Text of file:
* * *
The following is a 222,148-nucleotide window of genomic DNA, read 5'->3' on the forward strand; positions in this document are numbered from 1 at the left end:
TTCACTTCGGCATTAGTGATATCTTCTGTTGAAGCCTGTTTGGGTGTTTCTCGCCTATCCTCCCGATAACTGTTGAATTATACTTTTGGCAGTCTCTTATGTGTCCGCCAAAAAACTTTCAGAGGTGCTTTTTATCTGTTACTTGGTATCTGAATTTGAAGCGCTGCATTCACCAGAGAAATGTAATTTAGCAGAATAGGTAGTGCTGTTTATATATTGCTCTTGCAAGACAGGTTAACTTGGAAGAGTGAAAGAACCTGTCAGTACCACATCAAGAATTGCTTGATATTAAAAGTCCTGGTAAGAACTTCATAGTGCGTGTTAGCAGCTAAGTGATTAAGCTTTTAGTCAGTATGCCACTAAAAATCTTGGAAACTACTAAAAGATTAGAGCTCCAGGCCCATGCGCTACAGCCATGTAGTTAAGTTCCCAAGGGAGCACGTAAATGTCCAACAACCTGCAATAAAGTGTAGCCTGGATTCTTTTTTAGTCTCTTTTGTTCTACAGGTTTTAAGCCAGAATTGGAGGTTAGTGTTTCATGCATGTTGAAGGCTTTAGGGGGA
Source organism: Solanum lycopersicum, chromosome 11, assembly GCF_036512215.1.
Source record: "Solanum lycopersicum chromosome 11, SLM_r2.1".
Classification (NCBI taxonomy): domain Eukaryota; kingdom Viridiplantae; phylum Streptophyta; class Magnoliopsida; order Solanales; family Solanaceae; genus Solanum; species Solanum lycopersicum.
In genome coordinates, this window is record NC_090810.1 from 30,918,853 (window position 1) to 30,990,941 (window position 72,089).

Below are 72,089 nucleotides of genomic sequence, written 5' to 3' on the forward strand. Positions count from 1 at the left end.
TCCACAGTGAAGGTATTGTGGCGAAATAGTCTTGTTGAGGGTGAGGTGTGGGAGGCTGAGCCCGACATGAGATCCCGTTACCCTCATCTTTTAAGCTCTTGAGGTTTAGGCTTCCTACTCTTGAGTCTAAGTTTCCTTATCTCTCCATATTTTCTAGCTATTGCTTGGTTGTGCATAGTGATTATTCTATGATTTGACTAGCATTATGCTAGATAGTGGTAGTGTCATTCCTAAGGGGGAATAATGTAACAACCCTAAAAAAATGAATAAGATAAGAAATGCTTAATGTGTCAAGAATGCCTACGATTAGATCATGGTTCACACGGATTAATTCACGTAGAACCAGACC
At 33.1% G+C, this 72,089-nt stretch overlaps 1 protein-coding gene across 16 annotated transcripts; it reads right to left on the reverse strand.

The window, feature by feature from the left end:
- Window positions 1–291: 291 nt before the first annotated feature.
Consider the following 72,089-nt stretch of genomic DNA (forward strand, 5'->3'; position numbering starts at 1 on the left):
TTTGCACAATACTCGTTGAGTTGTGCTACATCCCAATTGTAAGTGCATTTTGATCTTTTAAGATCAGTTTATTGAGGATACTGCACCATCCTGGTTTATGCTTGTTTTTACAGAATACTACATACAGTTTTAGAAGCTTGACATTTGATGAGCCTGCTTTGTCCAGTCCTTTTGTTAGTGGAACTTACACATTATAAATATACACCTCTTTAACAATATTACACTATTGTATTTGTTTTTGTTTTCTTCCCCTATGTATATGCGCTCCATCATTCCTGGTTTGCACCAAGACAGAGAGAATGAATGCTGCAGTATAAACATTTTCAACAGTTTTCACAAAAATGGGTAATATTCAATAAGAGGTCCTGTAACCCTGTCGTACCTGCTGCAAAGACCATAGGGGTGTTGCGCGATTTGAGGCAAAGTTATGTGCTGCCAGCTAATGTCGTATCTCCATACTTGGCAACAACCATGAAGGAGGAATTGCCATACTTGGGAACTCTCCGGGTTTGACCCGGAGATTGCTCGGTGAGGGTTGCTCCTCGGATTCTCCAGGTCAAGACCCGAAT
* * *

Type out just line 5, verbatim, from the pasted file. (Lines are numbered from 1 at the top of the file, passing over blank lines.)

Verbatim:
Classification (NCBI taxonomy): domain Eukaryota; kingdom Viridiplantae; phylum Streptophyta; class Magnoliopsida; order Solanales; family Solanaceae; genus Solanum; species Solanum lycopersicum.